Improvements to medical batteries commonly follow technology advancements that come from the broader battery market, and what is a focus of R&D now is on this particular area.

January 15, 2016

4 Min Read
What's the Secret to Better Batteries for Medical Wearable Devices?

The growth in the wearable device market and the integration of medical devices into the Internet of Things will increase the demands placed on portable power sources. Although secondary, or rechargeable, battery performance has roughly doubled in the past 10 years, the desire to further shrink device size and/or increase its performance or lifetime will require further improvement in batteries.

Improvements to medical batteries commonly follow technology advancements that come from the broader battery market. One of the key parameters used to determine battery performance is the specific energy density, which is the available energy in the battery divided by its mass. Increasing the specific energy of a battery can lead to smaller devices, as the battery size often determines the overall device size.

There are a few areas of research aimed at increasing the energy density beyond that of current lithium-ion batteries. The first area is the development of batteries using lithium sulfur chemistry. This is an area where work is being funded both by industrial companies and the federal government through ARPA-E.

These batteries are of interest because their theoretical energy density is significantly higher than that of lithium-ion batteries, and the cathode materials are significantly cheaper and more available. Current challenges for medical application of these batteries include the limited cycle life and the variation in voltage with state of charge.

[Learn more medical device trends and developments at Pacific Design & Manufacturing, Feb. 9-11, at the Anaheim Convention Center.]

The second area is development of secondary metal-air batteries. These batteries can have the highest specific energy density, as one of the reacting materials (oxygen) is provided by the atmosphere. This also is an area that is being extensively funded by the federal government and industrial companies. These batteries are earlier stage, as some of the fundamental mechanisms are still under investigation.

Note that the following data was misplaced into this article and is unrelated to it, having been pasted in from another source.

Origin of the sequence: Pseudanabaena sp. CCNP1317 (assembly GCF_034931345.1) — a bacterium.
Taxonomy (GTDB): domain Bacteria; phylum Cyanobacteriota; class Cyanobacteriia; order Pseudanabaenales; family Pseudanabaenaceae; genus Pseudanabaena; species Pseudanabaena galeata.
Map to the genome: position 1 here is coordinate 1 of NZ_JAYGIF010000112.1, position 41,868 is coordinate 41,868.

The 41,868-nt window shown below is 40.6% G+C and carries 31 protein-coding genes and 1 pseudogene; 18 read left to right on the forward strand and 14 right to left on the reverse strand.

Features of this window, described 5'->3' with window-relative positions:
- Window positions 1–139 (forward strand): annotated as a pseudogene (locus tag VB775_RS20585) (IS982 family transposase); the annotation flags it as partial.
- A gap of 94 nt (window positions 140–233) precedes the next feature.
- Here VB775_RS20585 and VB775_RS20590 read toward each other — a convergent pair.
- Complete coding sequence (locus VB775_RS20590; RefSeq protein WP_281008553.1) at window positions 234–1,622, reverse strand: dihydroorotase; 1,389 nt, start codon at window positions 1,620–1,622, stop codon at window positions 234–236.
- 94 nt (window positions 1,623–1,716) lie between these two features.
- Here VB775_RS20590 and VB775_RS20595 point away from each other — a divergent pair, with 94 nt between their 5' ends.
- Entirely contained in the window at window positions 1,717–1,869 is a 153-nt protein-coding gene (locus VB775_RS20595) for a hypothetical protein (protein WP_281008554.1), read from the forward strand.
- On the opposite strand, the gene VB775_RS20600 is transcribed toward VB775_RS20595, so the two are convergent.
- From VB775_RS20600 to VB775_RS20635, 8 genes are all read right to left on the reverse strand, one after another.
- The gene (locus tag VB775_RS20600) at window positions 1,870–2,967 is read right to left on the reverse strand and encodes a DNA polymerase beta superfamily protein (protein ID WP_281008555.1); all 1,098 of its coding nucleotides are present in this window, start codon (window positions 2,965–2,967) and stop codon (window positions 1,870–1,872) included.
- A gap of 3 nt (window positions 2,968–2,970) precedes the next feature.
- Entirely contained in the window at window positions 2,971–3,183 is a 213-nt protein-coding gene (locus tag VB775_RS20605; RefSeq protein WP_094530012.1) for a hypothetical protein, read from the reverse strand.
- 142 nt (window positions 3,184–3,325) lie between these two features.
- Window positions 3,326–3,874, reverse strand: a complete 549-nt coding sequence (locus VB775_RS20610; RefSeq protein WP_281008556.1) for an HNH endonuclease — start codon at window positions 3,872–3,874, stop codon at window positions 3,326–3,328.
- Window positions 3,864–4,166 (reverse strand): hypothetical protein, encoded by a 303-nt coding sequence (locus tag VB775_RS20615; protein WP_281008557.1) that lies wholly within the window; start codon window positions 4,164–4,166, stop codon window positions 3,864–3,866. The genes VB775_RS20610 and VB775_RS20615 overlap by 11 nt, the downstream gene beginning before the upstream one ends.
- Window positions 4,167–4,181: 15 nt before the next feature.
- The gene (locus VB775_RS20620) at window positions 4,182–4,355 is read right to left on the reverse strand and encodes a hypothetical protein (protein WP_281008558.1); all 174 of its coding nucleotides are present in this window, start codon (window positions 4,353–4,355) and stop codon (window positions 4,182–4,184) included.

When commercialized, these batteries could find use in devices that may be stored for extended periods before use, as they can be easily stored in the fully charged state. However, challenges with recharging, cycle life, and high power discharge need to be solved first.

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The final area is the integration of the battery into a structure or housing. This is currently focused on larger scale applications, such as vehicles, but could readily transition to smaller devices. Integration of the battery into the housing can provide many advantages, including:

  • Designing devices to fit function, not the shape of the battery.

  • Decreasing total mass by eliminating some of the packaging associated with the battery.

  • Increasing volume in the interior of the device for electronics and sensors, or allowing a smaller device.

There are still significant challenges to be resolved, including connecting the battery to the electronics, replacement of degraded batteries, and manufacturing.

The expanding medical device market may require further improvement to the batteries that power them. Advancements in the areas discussed here all can provide significant improvement on the current state-of-the-art. However, it will likely be a few years before some of these become part of the medical device designer’s arsenal of tools.

Steven Risser will present "The Future of Flexible, Printed and Thin Film Batteries for Wearables," part of the educational conference program at Pacific Design & Manufacturing at the Anaheim Convention Center, Feb. 9-11, a Design News event and the West Coast's most comprehensive design and manufacturing trade show of the year. Register here.

Dr. Risser is a Research Leader at Battelle with a 30-plus-year career in materials research. His expertise is developing relations between material composition and performance in devices to guide application-specific materials development. He has applied this expertise across diverse markets such as energy storage and harvesting, photovoltaics, medical devices, optics, and sensors, with the focus on speeding the insertion of new technologies into commercial products. In the area of energy storage, Dr. Risser has led Battelle’s programs in conformal batteries, high energy density supercapacitors, optical sensors for enhancing lithium-ion battery safety, and low-temperature electrolytes. He has directed numerous assessments of battery technologies for commercial clients, both for end users looking to understand current and future energy storage technologies as well as for manufacturers looking for new markets for their existing products. He co-authored a recent study on lithium-ion battery safety in electric vehicles for NHTSA. Dr. Risser’s work has earned several R&D100 awards, and resulted in 18 US patents and more than 30 journal publications.

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